Rooting the cuttings of trees is a good way to grow more than one tree of its kind. It saves you money and allows you to grow a tree that is exactly like one that you like. Maybe you are moving to a new home and want to take part of your favorite tree with you. It is possible, if you follow certain steps, to take a limb or cutting and root it so that it can be planted.
Pull your cutting from the main stem of the plant. Try to get a cutting from low on the tree, this will be a newer cutting and will have a better chance of survival. This should be done in late fall when the tree is about to go dormant. The tree and the cutting will suffer the least amount of damage during this time.
Remove all of the stems and leaves on the bottom four inches of the cutting. This will be the portion of the plant that will go into your soil for rooting and stems and leaves will begin to rot if they have constant contact with the moist soil. The wet rotting leaves will eventually destroy the tree while it is establishing its roots..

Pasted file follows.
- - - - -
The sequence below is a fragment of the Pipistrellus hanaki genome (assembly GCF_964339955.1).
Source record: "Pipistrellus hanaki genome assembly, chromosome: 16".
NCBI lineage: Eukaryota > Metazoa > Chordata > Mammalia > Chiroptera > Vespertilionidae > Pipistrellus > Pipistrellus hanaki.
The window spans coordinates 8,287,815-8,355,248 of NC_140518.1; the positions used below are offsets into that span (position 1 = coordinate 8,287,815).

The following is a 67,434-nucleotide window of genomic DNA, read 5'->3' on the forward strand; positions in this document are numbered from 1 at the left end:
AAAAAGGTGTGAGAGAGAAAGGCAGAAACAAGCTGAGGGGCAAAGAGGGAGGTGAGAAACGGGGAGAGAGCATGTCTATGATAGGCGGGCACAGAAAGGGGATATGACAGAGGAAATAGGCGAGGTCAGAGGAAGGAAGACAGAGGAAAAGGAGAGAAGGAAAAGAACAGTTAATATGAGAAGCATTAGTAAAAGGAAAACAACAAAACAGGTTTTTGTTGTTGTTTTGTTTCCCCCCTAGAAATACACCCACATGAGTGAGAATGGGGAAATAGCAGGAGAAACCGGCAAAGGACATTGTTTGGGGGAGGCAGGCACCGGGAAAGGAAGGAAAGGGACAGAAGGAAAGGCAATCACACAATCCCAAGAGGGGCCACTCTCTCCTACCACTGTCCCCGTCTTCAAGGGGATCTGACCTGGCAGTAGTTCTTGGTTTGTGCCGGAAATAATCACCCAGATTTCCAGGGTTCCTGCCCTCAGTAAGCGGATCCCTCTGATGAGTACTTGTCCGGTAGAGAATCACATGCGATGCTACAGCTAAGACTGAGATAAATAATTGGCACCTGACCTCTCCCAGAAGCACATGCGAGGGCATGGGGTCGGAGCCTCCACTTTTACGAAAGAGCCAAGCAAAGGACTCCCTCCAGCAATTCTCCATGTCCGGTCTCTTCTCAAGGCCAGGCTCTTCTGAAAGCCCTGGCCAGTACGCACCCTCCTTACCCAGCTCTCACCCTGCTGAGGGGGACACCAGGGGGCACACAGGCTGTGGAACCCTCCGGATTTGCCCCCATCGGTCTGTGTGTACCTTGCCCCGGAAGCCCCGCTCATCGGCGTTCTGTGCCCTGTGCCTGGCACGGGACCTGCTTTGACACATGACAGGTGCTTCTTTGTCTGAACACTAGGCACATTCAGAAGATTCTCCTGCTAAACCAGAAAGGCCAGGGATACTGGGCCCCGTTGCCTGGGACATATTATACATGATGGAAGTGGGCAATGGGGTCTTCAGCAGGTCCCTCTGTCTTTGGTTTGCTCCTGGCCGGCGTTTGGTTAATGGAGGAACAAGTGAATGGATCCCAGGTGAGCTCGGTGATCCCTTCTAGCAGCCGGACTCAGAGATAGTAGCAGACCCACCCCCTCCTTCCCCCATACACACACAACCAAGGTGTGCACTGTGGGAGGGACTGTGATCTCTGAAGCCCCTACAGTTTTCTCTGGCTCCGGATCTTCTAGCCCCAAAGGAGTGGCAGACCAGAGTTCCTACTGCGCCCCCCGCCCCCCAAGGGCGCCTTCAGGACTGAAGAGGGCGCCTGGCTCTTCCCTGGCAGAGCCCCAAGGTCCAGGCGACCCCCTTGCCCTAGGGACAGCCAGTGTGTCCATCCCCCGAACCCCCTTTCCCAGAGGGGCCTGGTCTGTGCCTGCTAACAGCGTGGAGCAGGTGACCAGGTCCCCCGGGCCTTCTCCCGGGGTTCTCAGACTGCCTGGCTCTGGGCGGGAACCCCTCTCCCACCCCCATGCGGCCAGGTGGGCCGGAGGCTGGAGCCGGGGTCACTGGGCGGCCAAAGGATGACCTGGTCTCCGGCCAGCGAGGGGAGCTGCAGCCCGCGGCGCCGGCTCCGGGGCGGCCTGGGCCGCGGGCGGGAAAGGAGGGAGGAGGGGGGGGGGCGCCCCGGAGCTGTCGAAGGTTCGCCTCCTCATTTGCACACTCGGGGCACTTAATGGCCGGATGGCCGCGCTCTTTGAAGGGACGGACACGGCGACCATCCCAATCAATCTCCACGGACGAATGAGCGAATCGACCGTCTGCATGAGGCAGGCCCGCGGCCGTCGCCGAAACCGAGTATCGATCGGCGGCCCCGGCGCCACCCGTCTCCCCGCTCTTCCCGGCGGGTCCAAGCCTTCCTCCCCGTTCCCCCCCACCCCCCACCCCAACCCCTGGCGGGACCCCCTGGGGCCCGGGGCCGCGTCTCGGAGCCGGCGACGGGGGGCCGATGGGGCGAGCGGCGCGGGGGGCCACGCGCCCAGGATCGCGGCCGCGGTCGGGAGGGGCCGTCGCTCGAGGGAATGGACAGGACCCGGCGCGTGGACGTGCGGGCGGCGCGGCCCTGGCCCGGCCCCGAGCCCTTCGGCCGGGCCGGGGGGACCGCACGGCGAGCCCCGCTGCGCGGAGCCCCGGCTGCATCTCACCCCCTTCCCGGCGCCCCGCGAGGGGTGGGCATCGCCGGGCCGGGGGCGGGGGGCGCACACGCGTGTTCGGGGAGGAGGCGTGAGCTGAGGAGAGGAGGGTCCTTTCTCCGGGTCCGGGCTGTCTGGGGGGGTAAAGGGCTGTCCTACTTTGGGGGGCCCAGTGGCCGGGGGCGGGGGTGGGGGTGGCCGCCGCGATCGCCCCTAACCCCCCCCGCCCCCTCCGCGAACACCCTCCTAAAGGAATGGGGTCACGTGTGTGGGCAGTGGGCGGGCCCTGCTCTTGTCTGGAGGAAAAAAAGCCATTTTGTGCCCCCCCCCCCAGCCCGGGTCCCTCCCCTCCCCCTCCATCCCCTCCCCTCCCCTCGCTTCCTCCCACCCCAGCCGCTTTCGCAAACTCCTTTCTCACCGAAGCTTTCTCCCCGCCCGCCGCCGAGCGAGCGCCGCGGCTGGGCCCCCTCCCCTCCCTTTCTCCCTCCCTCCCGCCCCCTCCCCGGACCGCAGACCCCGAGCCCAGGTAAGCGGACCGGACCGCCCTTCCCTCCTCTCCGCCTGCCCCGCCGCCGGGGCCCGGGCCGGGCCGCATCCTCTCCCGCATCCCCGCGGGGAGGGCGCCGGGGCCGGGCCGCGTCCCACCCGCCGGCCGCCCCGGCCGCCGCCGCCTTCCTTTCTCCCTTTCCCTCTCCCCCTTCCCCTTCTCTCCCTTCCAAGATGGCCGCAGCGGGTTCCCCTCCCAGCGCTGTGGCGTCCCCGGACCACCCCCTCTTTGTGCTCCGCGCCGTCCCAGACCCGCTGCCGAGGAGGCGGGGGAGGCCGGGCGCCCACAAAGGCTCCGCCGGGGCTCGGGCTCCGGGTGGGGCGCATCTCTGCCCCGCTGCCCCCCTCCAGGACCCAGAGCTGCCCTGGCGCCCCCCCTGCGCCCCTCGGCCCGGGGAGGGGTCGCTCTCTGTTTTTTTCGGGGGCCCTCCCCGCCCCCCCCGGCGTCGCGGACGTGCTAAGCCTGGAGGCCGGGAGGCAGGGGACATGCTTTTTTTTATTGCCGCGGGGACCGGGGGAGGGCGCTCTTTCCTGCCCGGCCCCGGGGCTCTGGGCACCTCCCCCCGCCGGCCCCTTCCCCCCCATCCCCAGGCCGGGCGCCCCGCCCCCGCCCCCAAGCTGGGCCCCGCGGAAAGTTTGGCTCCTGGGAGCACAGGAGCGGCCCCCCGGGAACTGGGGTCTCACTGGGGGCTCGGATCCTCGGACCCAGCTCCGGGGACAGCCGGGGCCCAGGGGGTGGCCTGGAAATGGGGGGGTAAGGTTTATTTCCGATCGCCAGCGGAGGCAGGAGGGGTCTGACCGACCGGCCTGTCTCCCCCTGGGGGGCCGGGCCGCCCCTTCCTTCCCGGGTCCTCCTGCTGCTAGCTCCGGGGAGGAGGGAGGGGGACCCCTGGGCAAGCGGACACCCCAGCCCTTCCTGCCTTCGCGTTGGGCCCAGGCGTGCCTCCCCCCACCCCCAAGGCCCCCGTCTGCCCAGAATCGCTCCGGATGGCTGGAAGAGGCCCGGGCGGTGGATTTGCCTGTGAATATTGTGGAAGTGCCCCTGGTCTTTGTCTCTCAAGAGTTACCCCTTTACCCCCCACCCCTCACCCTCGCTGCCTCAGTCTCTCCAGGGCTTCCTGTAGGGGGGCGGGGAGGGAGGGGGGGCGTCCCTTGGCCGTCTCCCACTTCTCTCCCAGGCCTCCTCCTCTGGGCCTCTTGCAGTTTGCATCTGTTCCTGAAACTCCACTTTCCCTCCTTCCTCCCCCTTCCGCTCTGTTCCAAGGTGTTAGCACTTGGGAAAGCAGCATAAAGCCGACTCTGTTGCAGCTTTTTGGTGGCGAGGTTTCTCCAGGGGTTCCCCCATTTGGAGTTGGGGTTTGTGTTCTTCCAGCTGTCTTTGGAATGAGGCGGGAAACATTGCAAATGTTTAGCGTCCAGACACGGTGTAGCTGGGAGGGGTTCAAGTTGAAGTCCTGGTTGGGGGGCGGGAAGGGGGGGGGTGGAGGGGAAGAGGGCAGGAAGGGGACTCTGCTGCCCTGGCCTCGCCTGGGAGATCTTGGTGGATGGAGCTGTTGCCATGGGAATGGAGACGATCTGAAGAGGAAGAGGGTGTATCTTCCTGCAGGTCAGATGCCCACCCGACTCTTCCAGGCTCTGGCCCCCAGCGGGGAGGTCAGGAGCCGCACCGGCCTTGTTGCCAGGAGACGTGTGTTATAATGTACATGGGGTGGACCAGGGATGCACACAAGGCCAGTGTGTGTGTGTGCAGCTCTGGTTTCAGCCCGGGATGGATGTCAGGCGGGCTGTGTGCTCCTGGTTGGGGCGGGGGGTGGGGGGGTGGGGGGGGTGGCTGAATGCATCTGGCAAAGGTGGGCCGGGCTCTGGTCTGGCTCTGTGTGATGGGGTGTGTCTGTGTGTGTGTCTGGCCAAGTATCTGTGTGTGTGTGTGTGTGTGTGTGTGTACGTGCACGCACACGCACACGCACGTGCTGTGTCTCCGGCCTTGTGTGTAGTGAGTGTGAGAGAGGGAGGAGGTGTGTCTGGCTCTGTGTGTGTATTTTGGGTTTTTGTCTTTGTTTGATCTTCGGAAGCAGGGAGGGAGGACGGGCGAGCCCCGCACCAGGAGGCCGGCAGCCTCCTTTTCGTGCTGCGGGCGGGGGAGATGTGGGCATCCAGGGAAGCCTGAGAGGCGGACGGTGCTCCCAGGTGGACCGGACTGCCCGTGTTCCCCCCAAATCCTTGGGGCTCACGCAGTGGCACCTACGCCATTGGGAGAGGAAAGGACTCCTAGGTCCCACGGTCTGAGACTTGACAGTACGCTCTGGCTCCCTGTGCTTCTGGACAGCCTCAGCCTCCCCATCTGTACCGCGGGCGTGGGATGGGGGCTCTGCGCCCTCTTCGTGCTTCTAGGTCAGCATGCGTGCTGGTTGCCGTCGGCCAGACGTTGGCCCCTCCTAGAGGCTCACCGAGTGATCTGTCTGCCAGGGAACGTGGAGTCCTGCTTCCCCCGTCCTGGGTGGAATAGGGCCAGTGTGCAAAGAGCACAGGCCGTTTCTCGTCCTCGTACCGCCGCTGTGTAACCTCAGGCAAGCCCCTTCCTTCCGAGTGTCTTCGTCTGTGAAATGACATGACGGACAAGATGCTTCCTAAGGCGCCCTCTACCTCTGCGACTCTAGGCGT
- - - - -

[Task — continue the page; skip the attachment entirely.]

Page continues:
Dip the ends of your clipping into a hormone powder. You can purchase a hormone powder from your local nursery. This is specifically used to help a plant sprout roots.
Plant your cutting into a good all-purpose potting soil. The cutting should be planted 2 to 3 inches down into the soil. It will not take long for your cuttings to take root and the majority of them will be successful.
Water your tree cutting and place it in a warm, sunny window. A southern window is best. The cutting should be free from draft and cold temperatures until it is well established. Keep the soil moist and do not allow it to dry out. You will probably need to water the tree every other day. You can add an inch of mulch on top of the soil to help the cutting maintain moisture.
Plant your cutting into a larger container once it begins rooting. The tree will need to grow to a larger size before you transplant it into your yard--this will increase the chances of survival for your tree.